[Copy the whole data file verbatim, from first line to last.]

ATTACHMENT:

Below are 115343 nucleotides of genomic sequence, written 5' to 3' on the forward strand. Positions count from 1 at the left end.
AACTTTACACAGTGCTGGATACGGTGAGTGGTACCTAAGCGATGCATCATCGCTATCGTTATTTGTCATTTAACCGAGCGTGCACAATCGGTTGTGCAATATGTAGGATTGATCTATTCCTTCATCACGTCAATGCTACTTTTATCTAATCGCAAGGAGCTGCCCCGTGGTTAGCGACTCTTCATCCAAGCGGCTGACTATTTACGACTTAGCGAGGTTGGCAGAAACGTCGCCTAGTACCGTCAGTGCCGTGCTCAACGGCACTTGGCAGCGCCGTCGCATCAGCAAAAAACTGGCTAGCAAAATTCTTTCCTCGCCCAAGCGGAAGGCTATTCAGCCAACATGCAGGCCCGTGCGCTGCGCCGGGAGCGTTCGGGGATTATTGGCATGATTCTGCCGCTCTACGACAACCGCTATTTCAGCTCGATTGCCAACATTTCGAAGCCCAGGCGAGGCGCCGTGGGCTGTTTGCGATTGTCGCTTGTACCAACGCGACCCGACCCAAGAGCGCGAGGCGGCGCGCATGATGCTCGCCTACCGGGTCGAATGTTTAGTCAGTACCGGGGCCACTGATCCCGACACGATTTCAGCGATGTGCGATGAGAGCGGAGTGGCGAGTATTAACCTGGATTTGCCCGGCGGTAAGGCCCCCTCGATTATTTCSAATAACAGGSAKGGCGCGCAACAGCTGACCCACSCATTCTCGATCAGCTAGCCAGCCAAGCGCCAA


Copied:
Below are 115343 nucleotides of genomic sequence, written 5' to 3' on the forward strand. Positions count from 1 at the left end.
AACTTTACACAGTGCTGGATACGGTGAGTGGTACCTAAGCGATGCATCATCGCTATCGTTATTTGTCATTTAACCGAGCGTGCACAATCGGTTGTGCAATATGTAGGATTGATCTATTCCTTCATCACGTCAATGCTACTTTTATCTAATCGCAAGGAGCTGCCCCGTGGTTAGCGACTCTTCATCCAAGCGGCTGACTATTTACGACTTAGCGAGGTTGGCAGAAACGTCGCCTAGTACCGTCAGTGCCGTGCTCAACGGCACTTGGCAGCGCCGTCGCATCAGCAAAAAACTGGCTAGCAAAATTCTTTCCTCGCCCAAGCGGAAGGCTATTCAGCCAACATGCAGGCCCGTGCGCTGCGCCGGGAGCGTTCGGGGATTATTGGCATGATTCTGCCGCTCTACGACAACCGCTATTTCAGCTCGATTGCCAACATTTCGAAGCCCAGGCGAGGCGCCGTGGGCTGTTTGCGATTGTCGCTTGTACCAACGCGACCCGACCCAAGAGCGCGAGGCGGCGCGCATGATGCTCGCCTACCGGGTCGAATGTTTAGTCAGTACCGGGGCCACTGATCCCGACACGATTTCAGCGATGTGCGATGAGAGCGGAGTGGCGAGTATTAACCTGGATTTGCCCGGCGGTAAGGCCCCCTCGATTATTTCSAATAACAGGSAKGGCGCGCAACAGCTGACCCACSCATTCTCGATCAGCTAGCCAGCCAAGCGCCAA